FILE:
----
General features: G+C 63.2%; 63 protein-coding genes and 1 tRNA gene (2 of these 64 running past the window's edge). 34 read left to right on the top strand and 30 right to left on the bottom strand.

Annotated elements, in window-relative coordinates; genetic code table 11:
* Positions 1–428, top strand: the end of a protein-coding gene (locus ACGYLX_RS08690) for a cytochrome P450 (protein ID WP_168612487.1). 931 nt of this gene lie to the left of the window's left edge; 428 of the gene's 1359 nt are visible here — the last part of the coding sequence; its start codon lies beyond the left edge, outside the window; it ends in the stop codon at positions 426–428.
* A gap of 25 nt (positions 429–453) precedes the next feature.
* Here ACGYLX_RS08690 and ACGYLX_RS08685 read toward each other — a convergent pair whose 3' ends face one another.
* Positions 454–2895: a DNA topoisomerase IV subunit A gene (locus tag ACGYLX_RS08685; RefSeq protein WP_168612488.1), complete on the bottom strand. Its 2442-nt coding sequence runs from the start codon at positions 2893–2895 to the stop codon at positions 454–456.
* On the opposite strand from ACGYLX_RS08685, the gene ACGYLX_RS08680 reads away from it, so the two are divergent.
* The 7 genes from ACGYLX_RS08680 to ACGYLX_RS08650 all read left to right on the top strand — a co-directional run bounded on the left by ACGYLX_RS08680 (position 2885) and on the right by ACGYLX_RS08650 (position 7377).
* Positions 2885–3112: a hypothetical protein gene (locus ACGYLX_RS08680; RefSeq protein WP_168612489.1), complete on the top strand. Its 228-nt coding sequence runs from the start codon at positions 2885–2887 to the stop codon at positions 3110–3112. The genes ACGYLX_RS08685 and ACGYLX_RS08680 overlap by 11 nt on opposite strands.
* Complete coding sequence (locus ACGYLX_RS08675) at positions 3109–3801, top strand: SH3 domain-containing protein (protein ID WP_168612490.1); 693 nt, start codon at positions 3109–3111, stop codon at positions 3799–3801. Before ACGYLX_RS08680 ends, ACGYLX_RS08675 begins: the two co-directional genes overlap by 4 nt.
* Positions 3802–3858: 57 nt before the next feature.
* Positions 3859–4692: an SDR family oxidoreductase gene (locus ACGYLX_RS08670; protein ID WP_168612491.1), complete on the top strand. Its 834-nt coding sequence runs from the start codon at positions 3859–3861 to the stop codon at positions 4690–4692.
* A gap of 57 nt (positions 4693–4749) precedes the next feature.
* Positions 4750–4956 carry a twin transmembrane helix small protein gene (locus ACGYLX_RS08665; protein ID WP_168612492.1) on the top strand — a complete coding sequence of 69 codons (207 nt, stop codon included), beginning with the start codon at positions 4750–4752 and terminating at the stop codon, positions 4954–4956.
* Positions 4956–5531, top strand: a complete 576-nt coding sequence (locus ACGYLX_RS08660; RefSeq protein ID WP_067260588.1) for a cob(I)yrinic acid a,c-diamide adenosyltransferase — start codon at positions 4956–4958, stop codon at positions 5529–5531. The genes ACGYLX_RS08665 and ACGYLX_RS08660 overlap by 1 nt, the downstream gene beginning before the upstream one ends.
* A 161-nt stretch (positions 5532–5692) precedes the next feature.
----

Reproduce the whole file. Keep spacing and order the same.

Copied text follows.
General features: G+C 63.2%; 63 protein-coding genes and 1 tRNA gene (2 of these 64 running past the window's edge). 34 read left to right on the top strand and 30 right to left on the bottom strand.

Annotated elements, in window-relative coordinates; genetic code table 11:
* Positions 1–428, top strand: the end of a protein-coding gene (locus ACGYLX_RS08690) for a cytochrome P450 (protein ID WP_168612487.1). 931 nt of this gene lie to the left of the window's left edge; 428 of the gene's 1359 nt are visible here — the last part of the coding sequence; its start codon lies beyond the left edge, outside the window; it ends in the stop codon at positions 426–428.
* A gap of 25 nt (positions 429–453) precedes the next feature.
* Here ACGYLX_RS08690 and ACGYLX_RS08685 read toward each other — a convergent pair whose 3' ends face one another.
* Positions 454–2895: a DNA topoisomerase IV subunit A gene (locus tag ACGYLX_RS08685; RefSeq protein WP_168612488.1), complete on the bottom strand. Its 2442-nt coding sequence runs from the start codon at positions 2893–2895 to the stop codon at positions 454–456.
* On the opposite strand from ACGYLX_RS08685, the gene ACGYLX_RS08680 reads away from it, so the two are divergent.
* The 7 genes from ACGYLX_RS08680 to ACGYLX_RS08650 all read left to right on the top strand — a co-directional run bounded on the left by ACGYLX_RS08680 (position 2885) and on the right by ACGYLX_RS08650 (position 7377).
* Positions 2885–3112: a hypothetical protein gene (locus ACGYLX_RS08680; RefSeq protein WP_168612489.1), complete on the top strand. Its 228-nt coding sequence runs from the start codon at positions 2885–2887 to the stop codon at positions 3110–3112. The genes ACGYLX_RS08685 and ACGYLX_RS08680 overlap by 11 nt on opposite strands.
* Complete coding sequence (locus ACGYLX_RS08675) at positions 3109–3801, top strand: SH3 domain-containing protein (protein ID WP_168612490.1); 693 nt, start codon at positions 3109–3111, stop codon at positions 3799–3801. Before ACGYLX_RS08680 ends, ACGYLX_RS08675 begins: the two co-directional genes overlap by 4 nt.
* Positions 3802–3858: 57 nt before the next feature.
* Positions 3859–4692: an SDR family oxidoreductase gene (locus ACGYLX_RS08670; protein ID WP_168612491.1), complete on the top strand. Its 834-nt coding sequence runs from the start codon at positions 3859–3861 to the stop codon at positions 4690–4692.
* A gap of 57 nt (positions 4693–4749) precedes the next feature.
* Positions 4750–4956 carry a twin transmembrane helix small protein gene (locus ACGYLX_RS08665; protein ID WP_168612492.1) on the top strand — a complete coding sequence of 69 codons (207 nt, stop codon included), beginning with the start codon at positions 4750–4752 and terminating at the stop codon, positions 4954–4956.
* Positions 4956–5531, top strand: a complete 576-nt coding sequence (locus ACGYLX_RS08660; RefSeq protein ID WP_067260588.1) for a cob(I)yrinic acid a,c-diamide adenosyltransferase — start codon at positions 4956–4958, stop codon at positions 5529–5531. The genes ACGYLX_RS08665 and ACGYLX_RS08660 overlap by 1 nt, the downstream gene beginning before the upstream one ends.
* A 161-nt stretch (positions 5532–5692) precedes the next feature.